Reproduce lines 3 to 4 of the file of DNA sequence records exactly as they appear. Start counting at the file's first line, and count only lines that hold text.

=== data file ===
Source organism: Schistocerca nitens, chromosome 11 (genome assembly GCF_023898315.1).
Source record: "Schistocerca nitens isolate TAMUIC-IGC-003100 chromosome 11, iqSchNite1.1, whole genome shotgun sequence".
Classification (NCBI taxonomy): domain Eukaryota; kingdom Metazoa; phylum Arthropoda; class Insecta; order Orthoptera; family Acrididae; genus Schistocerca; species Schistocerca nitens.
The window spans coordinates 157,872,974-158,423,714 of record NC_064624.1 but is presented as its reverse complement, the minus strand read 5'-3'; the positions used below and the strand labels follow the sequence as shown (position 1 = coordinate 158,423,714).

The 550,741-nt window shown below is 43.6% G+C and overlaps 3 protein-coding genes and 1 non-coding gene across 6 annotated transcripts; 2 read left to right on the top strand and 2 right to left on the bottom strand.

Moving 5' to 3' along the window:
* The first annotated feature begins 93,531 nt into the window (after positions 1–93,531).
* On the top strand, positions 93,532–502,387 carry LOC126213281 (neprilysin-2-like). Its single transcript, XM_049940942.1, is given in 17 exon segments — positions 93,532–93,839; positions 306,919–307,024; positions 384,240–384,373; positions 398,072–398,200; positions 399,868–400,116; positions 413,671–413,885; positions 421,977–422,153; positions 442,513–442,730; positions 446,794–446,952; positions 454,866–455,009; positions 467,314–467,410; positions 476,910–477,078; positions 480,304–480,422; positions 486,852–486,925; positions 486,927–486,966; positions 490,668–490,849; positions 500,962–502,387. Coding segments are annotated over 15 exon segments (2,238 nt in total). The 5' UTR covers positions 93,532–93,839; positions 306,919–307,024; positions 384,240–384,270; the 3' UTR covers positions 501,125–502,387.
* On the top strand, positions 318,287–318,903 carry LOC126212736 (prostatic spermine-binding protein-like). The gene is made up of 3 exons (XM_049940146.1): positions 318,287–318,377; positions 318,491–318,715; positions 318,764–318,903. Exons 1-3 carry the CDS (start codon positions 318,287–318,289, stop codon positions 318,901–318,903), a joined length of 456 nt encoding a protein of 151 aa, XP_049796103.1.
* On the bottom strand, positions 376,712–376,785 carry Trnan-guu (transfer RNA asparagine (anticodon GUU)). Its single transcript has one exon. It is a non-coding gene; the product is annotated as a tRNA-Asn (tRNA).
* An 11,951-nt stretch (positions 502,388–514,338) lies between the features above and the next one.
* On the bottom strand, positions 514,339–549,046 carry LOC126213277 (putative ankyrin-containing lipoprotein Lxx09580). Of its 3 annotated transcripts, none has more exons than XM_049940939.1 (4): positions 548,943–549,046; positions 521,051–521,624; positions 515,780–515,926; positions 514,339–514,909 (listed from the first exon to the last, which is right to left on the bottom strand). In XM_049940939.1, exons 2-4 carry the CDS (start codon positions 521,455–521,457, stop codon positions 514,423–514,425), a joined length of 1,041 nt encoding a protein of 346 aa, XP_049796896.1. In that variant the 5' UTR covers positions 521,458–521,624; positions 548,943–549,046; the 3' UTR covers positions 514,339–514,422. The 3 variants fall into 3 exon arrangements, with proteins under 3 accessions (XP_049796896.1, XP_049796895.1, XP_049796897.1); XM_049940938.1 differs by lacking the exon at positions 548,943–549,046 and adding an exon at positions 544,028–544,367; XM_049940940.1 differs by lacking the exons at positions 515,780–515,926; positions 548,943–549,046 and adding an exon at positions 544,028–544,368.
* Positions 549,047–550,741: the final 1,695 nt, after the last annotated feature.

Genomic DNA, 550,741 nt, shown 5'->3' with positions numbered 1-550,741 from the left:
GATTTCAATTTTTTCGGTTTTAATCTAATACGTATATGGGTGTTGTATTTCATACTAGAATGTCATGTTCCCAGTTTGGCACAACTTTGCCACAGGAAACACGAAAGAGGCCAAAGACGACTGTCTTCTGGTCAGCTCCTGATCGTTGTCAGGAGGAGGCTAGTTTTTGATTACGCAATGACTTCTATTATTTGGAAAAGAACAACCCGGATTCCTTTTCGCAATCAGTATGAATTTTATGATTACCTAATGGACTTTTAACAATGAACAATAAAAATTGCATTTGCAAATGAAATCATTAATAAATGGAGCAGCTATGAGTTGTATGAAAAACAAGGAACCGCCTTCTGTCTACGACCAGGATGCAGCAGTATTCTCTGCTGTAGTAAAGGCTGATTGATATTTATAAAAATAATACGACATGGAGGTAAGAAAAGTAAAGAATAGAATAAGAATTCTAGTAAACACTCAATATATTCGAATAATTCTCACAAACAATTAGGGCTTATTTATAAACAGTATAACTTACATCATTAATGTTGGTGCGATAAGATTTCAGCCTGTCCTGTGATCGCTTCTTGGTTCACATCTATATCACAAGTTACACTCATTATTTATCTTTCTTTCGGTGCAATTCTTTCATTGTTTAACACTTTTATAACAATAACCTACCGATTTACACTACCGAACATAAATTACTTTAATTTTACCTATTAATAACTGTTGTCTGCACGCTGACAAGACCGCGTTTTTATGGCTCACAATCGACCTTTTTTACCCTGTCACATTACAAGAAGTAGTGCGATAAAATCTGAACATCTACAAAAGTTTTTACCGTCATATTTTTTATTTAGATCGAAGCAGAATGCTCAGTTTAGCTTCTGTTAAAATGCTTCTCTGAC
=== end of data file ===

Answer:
Classification (NCBI taxonomy): domain Eukaryota; kingdom Metazoa; phylum Arthropoda; class Insecta; order Orthoptera; family Acrididae; genus Schistocerca; species Schistocerca nitens.
The window spans coordinates 157,872,974-158,423,714 of record NC_064624.1 but is presented as its reverse complement, the minus strand read 5'-3'; the positions used below and the strand labels follow the sequence as shown (position 1 = coordinate 158,423,714).